On Wednesday, I had the opportunity to catch up with two of our Upper School students on the north-south path behind Olson Hall just after classes had ended. We walked and talked about their day as cross country runners warmed up on the lawn to our left and field hockey players gathered down the hill to our right. After a minute or two, one of them asked me, “Mr. Rainey, do you know my name?” The question is not as presumptuous as it sounds. Indeed, it is one I hear from students often—almost as an invitation to a parlor game—having made no secret of my interest in knowing every one of them. “No,” I admitted, “I do not. I fell out of practice when we were all wearing masks for so long. But if you remind me of your names now, I will not forget them.”
It’s been a while since I took a comprehensive look at all of our student names at MICDS, and after this conversation on Wednesday, I decided it was time for a refresher. You might be interested to know that “A” is the most common first-name initial by a wide margin. We have 186 “A” names, 103 “M” names, 102 “S” names, and 99 “C” names across grades JK-12. On the other end of the spectrum, we have only eight “Y” names, two “Q” names, and one “U” name—and we have no “X” names at all. If any of you happens to know a young Xavier, Xeno, or Xerxes, please encourage them to submit an application to MICDS!
Taken as a whole, beyond the first initial, MICDS student names include 1,100 “A” letters in total. “E” is the next most frequent letter with 771 instances, followed by “I” with 568. “N” is the most common consonant in our students’ names, occurring 548 times. The least common letter is “Q,” with four instances. Next most unusual is “F,” which shows up only 27 times in all of our students’ names. “Z” is rare, too, with just 29 appearances.
Regarding the names themselves, Henry, Max, and Ellie are most common at MICDS, with 14, 11, and 10 students, respectively, so known. After these, Cooper and Hannah are represented nine times apiece on our student rosters, and Abby, Alex, Andrew, Ava, Charlie, Chloe, Jack, and Kate appear eight times each. The popularity of names ebbs and flows over time, of course—we enroll no Clarence or Ethel at MICDS today, nor any Minnie or Seymour—so it is interesting to compare frequency by birth year. Our oldest students, born between 2004 and 2008, are most commonly named Alex, Chloe, Ellie, Hannah, Henry, and Max. Students born between 2009 and 2013 are most commonly named Abby, Cooper, Henry, and Ryan. Among our youngest students, born between 2014 and 2018, Alex (four instances), Henry (three instances), and Charlie, Cooper, Ellie, Elliot, Evelyn, Jack, and Oliver (two instances each) are the most common names. (In case you are curious, the most popular baby names in the United States from 2004 to 2018 were, in rank order, Jacob, Emma, Michael, Isabella, and Olivia.)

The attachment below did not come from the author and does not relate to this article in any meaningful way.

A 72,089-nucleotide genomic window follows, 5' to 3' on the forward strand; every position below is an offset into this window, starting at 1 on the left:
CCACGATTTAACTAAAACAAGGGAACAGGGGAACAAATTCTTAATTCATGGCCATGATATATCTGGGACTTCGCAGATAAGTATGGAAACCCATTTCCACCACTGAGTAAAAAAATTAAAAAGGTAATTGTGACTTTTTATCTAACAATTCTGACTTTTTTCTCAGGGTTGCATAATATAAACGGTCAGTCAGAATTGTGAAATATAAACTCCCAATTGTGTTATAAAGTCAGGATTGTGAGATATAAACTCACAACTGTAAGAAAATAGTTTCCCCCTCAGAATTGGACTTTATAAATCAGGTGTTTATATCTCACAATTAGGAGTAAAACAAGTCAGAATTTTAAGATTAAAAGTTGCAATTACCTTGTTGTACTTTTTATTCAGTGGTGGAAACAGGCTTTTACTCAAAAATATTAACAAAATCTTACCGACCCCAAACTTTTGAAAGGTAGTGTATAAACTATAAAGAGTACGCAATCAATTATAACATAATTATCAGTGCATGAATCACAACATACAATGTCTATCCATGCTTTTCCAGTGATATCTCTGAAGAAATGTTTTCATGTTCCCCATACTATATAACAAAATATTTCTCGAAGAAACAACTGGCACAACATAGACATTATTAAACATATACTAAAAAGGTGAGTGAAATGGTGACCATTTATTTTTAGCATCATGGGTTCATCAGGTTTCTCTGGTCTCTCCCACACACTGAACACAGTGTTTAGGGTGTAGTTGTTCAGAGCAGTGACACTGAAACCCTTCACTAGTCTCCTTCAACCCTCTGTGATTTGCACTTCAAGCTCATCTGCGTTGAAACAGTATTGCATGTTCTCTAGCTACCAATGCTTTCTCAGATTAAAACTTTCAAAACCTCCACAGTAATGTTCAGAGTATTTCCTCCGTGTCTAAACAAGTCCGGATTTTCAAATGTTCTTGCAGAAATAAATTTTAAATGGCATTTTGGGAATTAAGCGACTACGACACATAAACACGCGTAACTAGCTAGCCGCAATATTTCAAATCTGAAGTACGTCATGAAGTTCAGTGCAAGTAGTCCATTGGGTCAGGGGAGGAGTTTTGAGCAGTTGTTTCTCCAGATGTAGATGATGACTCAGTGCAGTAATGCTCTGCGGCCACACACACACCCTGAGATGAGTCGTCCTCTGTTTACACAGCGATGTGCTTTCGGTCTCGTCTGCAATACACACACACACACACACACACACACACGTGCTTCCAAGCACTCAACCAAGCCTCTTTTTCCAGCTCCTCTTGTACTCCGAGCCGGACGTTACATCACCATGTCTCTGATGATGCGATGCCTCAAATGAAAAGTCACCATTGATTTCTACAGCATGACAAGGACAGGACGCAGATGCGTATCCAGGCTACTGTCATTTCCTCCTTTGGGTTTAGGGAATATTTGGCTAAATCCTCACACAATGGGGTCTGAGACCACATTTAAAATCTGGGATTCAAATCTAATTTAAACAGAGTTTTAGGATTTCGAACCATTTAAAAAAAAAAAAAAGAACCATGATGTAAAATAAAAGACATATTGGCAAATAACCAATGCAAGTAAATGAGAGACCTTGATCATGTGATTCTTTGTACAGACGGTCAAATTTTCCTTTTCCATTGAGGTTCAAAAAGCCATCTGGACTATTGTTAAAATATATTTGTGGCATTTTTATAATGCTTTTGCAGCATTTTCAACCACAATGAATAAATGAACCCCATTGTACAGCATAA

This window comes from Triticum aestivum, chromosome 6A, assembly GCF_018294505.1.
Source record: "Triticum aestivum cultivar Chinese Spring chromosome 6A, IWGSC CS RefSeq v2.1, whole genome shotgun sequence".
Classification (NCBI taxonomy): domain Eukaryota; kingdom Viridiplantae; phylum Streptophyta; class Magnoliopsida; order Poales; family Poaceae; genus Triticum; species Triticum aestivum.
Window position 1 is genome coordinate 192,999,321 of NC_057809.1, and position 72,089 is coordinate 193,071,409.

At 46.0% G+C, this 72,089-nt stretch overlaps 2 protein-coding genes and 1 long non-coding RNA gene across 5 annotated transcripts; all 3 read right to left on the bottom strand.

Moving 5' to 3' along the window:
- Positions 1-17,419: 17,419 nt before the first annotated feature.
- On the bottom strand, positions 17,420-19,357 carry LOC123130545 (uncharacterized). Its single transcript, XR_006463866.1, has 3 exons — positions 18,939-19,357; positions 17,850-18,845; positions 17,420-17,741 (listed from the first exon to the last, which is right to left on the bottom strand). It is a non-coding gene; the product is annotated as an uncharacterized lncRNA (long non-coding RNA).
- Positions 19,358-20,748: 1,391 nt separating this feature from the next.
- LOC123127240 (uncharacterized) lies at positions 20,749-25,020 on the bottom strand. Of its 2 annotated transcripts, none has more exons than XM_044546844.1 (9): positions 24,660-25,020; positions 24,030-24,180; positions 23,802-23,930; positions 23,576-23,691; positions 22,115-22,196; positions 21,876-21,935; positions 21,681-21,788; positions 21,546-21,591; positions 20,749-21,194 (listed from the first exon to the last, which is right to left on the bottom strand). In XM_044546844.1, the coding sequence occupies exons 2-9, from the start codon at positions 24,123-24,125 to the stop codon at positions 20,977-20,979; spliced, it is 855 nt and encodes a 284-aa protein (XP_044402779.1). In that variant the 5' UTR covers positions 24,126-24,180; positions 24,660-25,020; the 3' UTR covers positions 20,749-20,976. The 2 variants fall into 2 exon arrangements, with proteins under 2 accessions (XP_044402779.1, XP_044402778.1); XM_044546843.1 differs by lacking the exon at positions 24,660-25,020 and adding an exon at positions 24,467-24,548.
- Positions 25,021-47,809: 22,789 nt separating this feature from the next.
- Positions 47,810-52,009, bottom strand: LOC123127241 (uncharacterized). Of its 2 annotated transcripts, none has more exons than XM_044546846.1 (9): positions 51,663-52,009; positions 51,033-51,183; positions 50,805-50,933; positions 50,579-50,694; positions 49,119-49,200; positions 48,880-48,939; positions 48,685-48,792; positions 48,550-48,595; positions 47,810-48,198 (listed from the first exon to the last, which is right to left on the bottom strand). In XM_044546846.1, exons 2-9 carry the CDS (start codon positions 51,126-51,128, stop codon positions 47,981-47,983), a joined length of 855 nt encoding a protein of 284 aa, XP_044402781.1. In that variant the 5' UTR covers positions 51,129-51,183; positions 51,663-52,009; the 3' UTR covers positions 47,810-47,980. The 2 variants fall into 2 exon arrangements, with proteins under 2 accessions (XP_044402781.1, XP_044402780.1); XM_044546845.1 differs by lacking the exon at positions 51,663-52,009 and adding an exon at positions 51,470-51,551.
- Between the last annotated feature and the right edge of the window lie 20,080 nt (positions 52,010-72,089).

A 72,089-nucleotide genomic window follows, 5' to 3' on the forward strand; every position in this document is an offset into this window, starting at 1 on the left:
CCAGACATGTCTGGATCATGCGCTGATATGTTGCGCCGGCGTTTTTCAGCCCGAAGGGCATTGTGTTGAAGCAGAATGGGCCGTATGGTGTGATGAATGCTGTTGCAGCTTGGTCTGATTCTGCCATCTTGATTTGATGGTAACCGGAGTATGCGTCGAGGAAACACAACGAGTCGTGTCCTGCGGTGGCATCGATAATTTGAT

As for name length, the average among MICDS students is 5.4 letters. Five-letter names are most common, followed by six-letter names, followed by four-letter names. In the double digits, we only have four: one 10-letter name, one 11-letter name, and two 13-letter names.
I would suggest that two findings from this exercise are most important: that students with highly-represented names—names that begin with “A,” or names with five letters, or names like Henry, Max, and Ellie—should know that they are connected with those who share these identifiers with them; and that students with less common names or name attributes—the initial “U,” or any occurrence of “Q,” or a two-letter length—should know that they are possessed of special qualities. In most cases, our students’ names simultaneously embody universal and unique traits, and in this way manifest the broader balance of community and individuality that we inhabit at MICDS. Five letters is the most common name length among our students, and yet 71% of them have shorter or longer names. “A” is the most common initial, and yet 85% of student names begin with a different letter. Henry, Max, and Ellie are the most common names on campus, and yet over 97% of our students are called something else.
I have just queried our student directory for names selected at random, and it has given me these: Nathaniel, Madeline, Rama, Graham, and Luke. 12 MICDS students bear these five names. I have just queried it again: Tyler, Katie, Alexa, Mia, Oliver. 23 students bear these five names. One more time: Abel, Finn, Mae, Joseph, Bizzy. Only six students bear these five names. Our universality and our uniqueness alike are our strength. What a joy it is to endeavor to know our students fully, and to encourage them to know themselves fully.
Always reason, always compassion, always courage. My best wishes to you and your families for a very happy weekend.
Head of School
This week’s addition to the “Refrains for Rams” playlist: Grow by Samm Henshaw, along with, in light of the passing of Queen Elizabeth yesterday, Her Majesty by The Beatles, a song for whose namesake Paul McCartney performed with affection in June 2002 (Apple Music / Spotify)